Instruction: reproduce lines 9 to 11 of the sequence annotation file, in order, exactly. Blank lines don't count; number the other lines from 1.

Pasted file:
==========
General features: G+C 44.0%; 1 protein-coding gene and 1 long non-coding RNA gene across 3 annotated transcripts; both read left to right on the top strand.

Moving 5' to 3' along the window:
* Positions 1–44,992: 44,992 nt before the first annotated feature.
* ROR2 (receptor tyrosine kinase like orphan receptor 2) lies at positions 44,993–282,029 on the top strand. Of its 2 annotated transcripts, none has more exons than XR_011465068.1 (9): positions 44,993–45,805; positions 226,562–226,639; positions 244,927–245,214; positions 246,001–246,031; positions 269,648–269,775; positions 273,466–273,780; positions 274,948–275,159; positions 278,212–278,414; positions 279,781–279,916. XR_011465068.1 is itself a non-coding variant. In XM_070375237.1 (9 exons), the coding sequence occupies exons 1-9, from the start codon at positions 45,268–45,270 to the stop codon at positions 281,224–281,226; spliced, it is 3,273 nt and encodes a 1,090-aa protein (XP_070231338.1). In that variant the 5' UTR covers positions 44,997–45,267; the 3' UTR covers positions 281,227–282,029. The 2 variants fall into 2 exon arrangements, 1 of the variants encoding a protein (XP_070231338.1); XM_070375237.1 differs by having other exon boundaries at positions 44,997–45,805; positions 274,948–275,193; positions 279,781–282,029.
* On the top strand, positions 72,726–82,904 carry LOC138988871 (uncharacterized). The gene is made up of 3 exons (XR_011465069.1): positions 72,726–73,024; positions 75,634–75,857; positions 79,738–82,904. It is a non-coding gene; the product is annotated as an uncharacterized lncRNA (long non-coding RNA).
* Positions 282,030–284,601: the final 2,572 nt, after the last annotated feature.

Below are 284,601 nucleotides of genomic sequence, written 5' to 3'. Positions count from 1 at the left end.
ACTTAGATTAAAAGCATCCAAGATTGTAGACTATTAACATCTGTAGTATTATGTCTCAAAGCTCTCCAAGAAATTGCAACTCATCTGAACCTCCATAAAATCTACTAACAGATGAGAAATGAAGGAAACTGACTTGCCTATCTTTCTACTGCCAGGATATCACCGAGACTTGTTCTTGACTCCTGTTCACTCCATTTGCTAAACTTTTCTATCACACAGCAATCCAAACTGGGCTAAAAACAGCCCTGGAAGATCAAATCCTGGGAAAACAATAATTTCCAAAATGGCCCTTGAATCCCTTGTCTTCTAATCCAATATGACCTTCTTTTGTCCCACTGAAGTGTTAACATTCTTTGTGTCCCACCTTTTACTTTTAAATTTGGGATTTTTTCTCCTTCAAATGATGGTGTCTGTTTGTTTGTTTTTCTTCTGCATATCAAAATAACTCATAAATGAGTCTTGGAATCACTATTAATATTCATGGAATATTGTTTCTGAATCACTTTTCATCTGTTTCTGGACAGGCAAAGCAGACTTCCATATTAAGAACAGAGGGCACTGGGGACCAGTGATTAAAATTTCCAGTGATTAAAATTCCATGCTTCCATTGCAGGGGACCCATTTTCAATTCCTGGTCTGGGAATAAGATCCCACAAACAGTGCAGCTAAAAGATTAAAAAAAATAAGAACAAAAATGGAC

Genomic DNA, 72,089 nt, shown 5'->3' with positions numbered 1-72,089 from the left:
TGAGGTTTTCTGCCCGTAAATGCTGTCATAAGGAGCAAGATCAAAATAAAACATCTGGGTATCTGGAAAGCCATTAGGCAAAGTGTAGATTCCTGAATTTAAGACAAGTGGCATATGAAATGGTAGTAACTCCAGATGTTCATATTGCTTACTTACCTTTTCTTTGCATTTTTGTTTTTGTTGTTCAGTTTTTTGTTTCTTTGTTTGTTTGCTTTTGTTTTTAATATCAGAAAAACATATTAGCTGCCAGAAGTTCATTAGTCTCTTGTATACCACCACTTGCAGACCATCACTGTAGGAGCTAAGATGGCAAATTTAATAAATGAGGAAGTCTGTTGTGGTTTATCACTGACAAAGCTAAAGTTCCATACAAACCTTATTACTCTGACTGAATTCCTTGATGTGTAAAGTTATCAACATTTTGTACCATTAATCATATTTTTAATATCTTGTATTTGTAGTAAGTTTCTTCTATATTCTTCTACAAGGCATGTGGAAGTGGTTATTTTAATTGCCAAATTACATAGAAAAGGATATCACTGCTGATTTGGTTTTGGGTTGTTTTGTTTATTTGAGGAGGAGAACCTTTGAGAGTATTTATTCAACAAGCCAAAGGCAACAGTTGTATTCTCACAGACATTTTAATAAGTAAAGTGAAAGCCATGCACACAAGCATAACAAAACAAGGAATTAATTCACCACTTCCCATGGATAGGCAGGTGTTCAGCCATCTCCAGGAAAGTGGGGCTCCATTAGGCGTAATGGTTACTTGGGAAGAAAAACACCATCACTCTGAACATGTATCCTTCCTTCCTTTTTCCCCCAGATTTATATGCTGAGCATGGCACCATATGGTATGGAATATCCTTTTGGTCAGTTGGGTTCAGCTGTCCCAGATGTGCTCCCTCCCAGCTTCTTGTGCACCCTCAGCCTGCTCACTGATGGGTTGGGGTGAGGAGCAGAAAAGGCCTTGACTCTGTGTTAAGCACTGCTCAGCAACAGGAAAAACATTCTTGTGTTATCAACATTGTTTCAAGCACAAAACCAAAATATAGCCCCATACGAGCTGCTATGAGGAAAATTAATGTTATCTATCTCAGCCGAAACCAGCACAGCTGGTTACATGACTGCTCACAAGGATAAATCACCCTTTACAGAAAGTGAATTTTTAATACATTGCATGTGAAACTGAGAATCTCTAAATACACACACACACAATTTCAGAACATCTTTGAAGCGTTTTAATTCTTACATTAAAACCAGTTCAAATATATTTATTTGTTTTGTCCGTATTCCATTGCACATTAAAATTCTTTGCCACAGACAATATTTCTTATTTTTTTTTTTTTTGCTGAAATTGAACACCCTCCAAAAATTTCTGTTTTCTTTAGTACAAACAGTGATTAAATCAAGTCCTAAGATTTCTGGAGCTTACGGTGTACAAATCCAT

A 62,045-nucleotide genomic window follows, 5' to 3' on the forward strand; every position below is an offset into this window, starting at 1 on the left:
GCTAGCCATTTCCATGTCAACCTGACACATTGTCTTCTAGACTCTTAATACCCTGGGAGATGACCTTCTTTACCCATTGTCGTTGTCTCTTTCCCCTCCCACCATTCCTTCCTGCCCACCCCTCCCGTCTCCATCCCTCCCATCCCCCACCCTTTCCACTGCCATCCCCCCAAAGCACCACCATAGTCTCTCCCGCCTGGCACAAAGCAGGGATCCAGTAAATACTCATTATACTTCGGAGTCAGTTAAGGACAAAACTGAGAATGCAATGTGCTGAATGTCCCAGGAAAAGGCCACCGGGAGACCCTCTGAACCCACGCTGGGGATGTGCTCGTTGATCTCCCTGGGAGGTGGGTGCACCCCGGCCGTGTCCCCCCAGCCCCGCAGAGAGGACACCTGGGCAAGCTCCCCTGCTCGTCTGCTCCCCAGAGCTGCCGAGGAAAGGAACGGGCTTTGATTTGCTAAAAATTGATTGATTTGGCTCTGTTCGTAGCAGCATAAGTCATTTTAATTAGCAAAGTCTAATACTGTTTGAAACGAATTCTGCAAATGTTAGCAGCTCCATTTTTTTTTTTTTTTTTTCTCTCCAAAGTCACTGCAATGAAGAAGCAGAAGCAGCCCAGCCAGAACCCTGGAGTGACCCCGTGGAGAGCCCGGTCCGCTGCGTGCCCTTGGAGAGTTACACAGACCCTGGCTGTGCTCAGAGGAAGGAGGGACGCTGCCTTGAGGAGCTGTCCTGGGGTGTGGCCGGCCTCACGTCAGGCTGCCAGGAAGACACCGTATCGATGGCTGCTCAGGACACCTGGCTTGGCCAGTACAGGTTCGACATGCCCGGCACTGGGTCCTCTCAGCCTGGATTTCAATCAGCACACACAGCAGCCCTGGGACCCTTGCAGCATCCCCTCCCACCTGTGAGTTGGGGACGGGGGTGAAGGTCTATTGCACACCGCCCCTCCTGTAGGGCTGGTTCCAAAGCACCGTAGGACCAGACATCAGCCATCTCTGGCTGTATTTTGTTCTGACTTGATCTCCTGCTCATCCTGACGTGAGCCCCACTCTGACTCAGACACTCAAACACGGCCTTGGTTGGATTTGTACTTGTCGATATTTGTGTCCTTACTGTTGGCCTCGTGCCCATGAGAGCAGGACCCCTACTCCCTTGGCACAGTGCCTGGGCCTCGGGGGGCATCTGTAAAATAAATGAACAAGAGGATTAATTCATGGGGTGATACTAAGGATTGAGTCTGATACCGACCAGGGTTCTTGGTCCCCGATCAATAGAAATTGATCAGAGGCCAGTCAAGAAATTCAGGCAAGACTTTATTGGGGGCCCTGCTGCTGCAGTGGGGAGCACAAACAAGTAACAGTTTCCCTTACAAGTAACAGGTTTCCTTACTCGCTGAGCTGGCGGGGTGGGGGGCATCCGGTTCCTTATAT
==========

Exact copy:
Genomic DNA, 72,089 nt, shown 5'->3' with positions numbered 1-72,089 from the left:
TGAGGTTTTCTGCCCGTAAATGCTGTCATAAGGAGCAAGATCAAAATAAAACATCTGGGTATCTGGAAAGCCATTAGGCAAAGTGTAGATTCCTGAATTTAAGACAAGTGGCATATGAAATGGTAGTAACTCCAGATGTTCATATTGCTTACTTACCTTTTCTTTGCATTTTTGTTTTTGTTGTTCAGTTTTTTGTTTCTTTGTTTGTTTGCTTTTGTTTTTAATATCAGAAAAACATATTAGCTGCCAGAAGTTCATTAGTCTCTTGTATACCACCACTTGCAGACCATCACTGTAGGAGCTAAGATGGCAAATTTAATAAATGAGGAAGTCTGTTGTGGTTTATCACTGACAAAGCTAAAGTTCCATACAAACCTTATTACTCTGACTGAATTCCTTGATGTGTAAAGTTATCAACATTTTGTACCATTAATCATATTTTTAATATCTTGTATTTGTAGTAAGTTTCTTCTATATTCTTCTACAAGGCATGTGGAAGTGGTTATTTTAATTGCCAAATTACATAGAAAAGGATATCACTGCTGATTTGGTTTTGGGTTGTTTTGTTTATTTGAGGAGGAGAACCTTTGAGAGTATTTATTCAACAAGCCAAAGGCAACAGTTGTATTCTCACAGACATTTTAATAAGTAAAGTGAAAGCCATGCACACAAGCATAACAAAACAAGGAATTAATTCACCACTTCCCATGGATAGGCAGGTGTTCAGCCATCTCCAGGAAAGTGGGGCTCCATTAGGCGTAATGGTTACTTGGGAAGAAAAACACCATCACTCTGAACATGTATCCTTCCTTCCTTTTTCCCCCAGATTTATATGCTGAGCATGGCACCATATGGTATGGAATATCCTTTTGGTCAGTTGGGTTCAGCTGTCCCAGATGTGCTCCCTCCCAGCTTCTTGTGCACCCTCAGCCTGCTCACTGATGGGTTGGGGTGAGGAGCAGAAAAGGCCTTGACTCTGTGTTAAGCACTGCTCAGCAACAGGAAAAACATTCTTGTGTTATCAACATTGTTTCAAGCACAAAACCAAAATATAGCCCCATACGAGCTGCTATGAGGAAAATTAATGTTATCTATCTCAGCCGAAACCAGCACAGCTGGTTACATGACTGCTCACAAGGATAAATCACCCTTTACAGAAAGTGAATTTTTAATACATTGCATGTGAAACTGAGAATCTCTAAATACACACACACACAATTTCAGAACATCTTTGAAGCGTTTTAATTCTTACATTAAAACCAGTTCAAATATATTTATTTGTTTTGTCCGTATTCCATTGCACATTAAAATTCTTTGCCACAGACAATATTTCTTATTTTTTTTTTTTTTGCTGAAATTGAACACCCTCCAAAAATTTCTGTTTTCTTTAGTACAAACAGTGATTAAATCAAGTCCTAAGATTTCTGGAGCTTACGGTGTACAAATCCAT

A 62,045-nucleotide genomic window follows, 5' to 3' on the forward strand; every position below is an offset into this window, starting at 1 on the left: